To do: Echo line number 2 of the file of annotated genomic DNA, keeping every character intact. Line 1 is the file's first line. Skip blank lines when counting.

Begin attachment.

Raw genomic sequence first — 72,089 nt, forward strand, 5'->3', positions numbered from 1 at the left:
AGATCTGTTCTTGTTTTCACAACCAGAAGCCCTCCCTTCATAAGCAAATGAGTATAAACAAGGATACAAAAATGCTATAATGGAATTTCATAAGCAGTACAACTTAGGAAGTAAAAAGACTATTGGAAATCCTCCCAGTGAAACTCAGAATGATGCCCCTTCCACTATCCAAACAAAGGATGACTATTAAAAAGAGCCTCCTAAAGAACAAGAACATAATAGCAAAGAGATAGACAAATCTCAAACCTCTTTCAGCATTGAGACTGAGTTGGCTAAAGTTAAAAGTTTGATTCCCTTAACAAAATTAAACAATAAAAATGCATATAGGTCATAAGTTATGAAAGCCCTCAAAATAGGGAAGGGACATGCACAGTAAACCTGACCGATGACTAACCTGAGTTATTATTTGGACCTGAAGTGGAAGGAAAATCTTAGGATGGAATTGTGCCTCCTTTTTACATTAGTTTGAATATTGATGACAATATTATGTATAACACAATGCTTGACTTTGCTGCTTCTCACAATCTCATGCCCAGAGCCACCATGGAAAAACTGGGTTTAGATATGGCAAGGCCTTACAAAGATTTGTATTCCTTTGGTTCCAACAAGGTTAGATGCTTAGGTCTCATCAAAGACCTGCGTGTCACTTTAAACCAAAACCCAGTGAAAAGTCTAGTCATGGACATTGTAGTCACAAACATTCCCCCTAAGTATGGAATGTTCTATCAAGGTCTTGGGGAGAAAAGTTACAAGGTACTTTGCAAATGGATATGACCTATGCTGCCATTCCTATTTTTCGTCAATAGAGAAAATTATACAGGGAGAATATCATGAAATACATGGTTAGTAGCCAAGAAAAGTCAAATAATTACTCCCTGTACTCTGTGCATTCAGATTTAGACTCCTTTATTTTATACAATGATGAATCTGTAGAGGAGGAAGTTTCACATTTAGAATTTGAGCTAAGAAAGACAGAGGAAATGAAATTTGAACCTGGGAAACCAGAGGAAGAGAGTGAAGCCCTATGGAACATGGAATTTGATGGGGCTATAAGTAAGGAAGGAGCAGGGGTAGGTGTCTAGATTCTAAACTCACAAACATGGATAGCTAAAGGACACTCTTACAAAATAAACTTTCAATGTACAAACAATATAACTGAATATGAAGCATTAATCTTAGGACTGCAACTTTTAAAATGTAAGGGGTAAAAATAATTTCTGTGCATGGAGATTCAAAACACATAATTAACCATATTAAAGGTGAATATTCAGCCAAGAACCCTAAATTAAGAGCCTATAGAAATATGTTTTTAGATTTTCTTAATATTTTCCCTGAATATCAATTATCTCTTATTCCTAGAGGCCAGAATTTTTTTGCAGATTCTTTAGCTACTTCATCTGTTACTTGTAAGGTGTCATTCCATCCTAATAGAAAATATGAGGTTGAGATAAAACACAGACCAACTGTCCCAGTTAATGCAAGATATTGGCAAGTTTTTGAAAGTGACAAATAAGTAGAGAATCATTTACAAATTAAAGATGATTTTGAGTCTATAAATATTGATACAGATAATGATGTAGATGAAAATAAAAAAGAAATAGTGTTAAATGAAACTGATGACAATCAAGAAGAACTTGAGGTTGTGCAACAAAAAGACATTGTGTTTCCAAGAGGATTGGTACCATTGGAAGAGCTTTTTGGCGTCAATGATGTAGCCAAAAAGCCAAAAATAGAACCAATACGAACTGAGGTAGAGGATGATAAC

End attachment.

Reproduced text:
AGATCTGTTCTTGTTTTCACAACCAGAAGCCCTCCCTTCATAAGCAAATGAGTATAAACAAGGATACAAAAATGCTATAATGGAATTTCATAAGCAGTACAACTTAGGAAGTAAAAAGACTATTGGAAATCCTCCCAGTGAAACTCAGAATGATGCCCCTTCCACTATCCAAACAAAGGATGACTATTAAAAAGAGCCTCCTAAAGAACAAGAACATAATAGCAAAGAGATAGACAAATCTCAAACCTCTTTCAGCATTGAGACTGAGTTGGCTAAAGTTAAAAGTTTGATTCCCTTAACAAAATTAAACAATAAAAATGCATATAGGTCATAAGTTATGAAAGCCCTCAAAATAGGGAAGGGACATGCACAGTAAACCTGACCGATGACTAACCTGAGTTATTATTTGGACCTGAAGTGGAAGGAAAATCTTAGGATGGAATTGTGCCTCCTTTTTACATTAGTTTGAATATTGATGACAATATTATGTATAACACAATGCTTGACTTTGCTGCTTCTCACAATCTCATGCCCAGAGCCACCATGGAAAAACTGGGTTTAGATATGGCAAGGCCTTACAAAGATTTGTATTCCTTTGGTTCCAACAAGGTTAGATGCTTAGGTCTCATCAAAGACCTGCGTGTCACTTTAAACCAAAACCCAGTGAAAAGTCTAGTCATGGACATTGTAGTCACAAACATTCCCCCTAAGTATGGAATGTTCTATCAAGGTCTTGGGGAGAAAAGTTACAAGGTACTTTGCAAATGGATATGACCTATGCTGCCATTCCTATTTTTCGTCAATAGAGAAAATTATACAGGGAGAATATCATGAAATACATGGTTAGTAGCCAAGAAAAGTCAAATAATTACTCCCTGTACTCTGTGCATTCAGATTTAGACTCCTTTATTTTATACAATGATGAATCTGTAGAGGAGGAAGTTTCACATTTAGAATTTGAGCTAAGAAAGACAGAGGAAATGAAATTTGAACCTGGGAAACCAGAGGAAGAGAGTGAAGCCCTATGGAACATGGAATTTGATGGGGCTATAAGTAAGGAAGGAGCAGGGGTAGGTGTCTAGATTCTAAACTCACAAACATGGATAGCTAAAGGACACTCTTACAAAATAAACTTTCAATGTACAAACAATATAACTGAATATGAAGCATTAATCTTAGGACTGCAACTTTTAAAATGTAAGGGGTAAAAATAATTTCTGTGCATGGAGATTCAAAACACATAATTAACCATATTAAAGGTGAATATTCAGCCAAGAACCCTAAATTAAGAGCCTATAGAAATATGTTTTTAGATTTTCTTAATATTTTCCCTGAATATCAATTATCTCTTATTCCTAGAGGCCAGAATTTTTTTGCAGATTCTTTAGCTACTTCATCTGTTACTTGTAAGGTGTCATTCCATCCTAATAGAAAATATGAGGTTGAGATAAAACACAGACCAACTGTCCCAGTTAATGCAAGATATTGGCAAGTTTTTGAAAGTGACAAATAAGTAGAGAATCATTTACAAATTAAAGATGATTTTGAGTCTATAAATATTGATACAGATAATGATGTAGATGAAAATAAAAAAGAAATAGTGTTAAATGAAACTGATGACAATCAAGAAGAACTTGAGGTTGTGCAACAAAAAGACATTGTGTTTCCAAGAGGATTGGTACCATTGGAAGAGCTTTTTGGCGTCAATGATGTAGCCAAAAAGCCAAAAATAGAACCAATACGAACTGAGGTAGAGGATGATAAC